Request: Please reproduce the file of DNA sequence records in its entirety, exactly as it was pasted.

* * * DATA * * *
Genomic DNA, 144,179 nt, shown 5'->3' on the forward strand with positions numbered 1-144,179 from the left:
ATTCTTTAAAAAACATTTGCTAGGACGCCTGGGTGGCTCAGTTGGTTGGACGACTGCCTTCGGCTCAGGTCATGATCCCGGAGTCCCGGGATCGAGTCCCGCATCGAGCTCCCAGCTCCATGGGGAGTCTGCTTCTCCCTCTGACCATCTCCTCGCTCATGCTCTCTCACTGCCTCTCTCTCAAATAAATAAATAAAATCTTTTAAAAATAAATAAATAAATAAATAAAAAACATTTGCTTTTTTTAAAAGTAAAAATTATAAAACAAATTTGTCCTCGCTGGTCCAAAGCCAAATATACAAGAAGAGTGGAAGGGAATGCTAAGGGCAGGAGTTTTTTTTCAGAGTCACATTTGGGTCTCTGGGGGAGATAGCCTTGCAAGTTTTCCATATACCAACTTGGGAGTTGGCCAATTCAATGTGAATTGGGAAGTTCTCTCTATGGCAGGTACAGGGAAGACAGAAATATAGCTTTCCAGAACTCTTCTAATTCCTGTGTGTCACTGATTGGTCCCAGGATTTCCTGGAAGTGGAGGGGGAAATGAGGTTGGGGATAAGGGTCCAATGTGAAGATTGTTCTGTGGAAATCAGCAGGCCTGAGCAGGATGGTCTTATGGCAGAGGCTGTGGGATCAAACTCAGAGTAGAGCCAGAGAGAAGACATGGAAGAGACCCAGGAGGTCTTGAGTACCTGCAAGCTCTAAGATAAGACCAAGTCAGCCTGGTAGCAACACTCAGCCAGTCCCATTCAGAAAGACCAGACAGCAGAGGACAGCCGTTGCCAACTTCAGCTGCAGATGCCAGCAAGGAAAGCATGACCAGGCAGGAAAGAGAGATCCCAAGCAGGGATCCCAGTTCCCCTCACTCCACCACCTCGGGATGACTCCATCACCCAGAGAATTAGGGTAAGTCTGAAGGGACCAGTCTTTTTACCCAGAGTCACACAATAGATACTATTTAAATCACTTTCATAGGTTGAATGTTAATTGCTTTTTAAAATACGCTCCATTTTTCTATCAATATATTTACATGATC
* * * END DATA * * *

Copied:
Genomic DNA, 144,179 nt, shown 5'->3' on the forward strand with positions numbered 1-144,179 from the left:
ATTCTTTAAAAAACATTTGCTAGGACGCCTGGGTGGCTCAGTTGGTTGGACGACTGCCTTCGGCTCAGGTCATGATCCCGGAGTCCCGGGATCGAGTCCCGCATCGAGCTCCCAGCTCCATGGGGAGTCTGCTTCTCCCTCTGACCATCTCCTCGCTCATGCTCTCTCACTGCCTCTCTCTCAAATAAATAAATAAAATCTTTTAAAAATAAATAAATAAATAAATAAAAAACATTTGCTTTTTTTAAAAGTAAAAATTATAAAACAAATTTGTCCTCGCTGGTCCAAAGCCAAATATACAAGAAGAGTGGAAGGGAATGCTAAGGGCAGGAGTTTTTTTTCAGAGTCACATTTGGGTCTCTGGGGGAGATAGCCTTGCAAGTTTTCCATATACCAACTTGGGAGTTGGCCAATTCAATGTGAATTGGGAAGTTCTCTCTATGGCAGGTACAGGGAAGACAGAAATATAGCTTTCCAGAACTCTTCTAATTCCTGTGTGTCACTGATTGGTCCCAGGATTTCCTGGAAGTGGAGGGGGAAATGAGGTTGGGGATAAGGGTCCAATGTGAAGATTGTTCTGTGGAAATCAGCAGGCCTGAGCAGGATGGTCTTATGGCAGAGGCTGTGGGATCAAACTCAGAGTAGAGCCAGAGAGAAGACATGGAAGAGACCCAGGAGGTCTTGAGTACCTGCAAGCTCTAAGATAAGACCAAGTCAGCCTGGTAGCAACACTCAGCCAGTCCCATTCAGAAAGACCAGACAGCAGAGGACAGCCGTTGCCAACTTCAGCTGCAGATGCCAGCAAGGAAAGCATGACCAGGCAGGAAAGAGAGATCCCAAGCAGGGATCCCAGTTCCCCTCACTCCACCACCTCGGGATGACTCCATCACCCAGAGAATTAGGGTAAGTCTGAAGGGACCAGTCTTTTTACCCAGAGTCACACAATAGATACTATTTAAATCACTTTCATAGGTTGAATGTTAATTGCTTTTTAAAATACGCTCCATTTTTCTATCAATATATTTACATGATC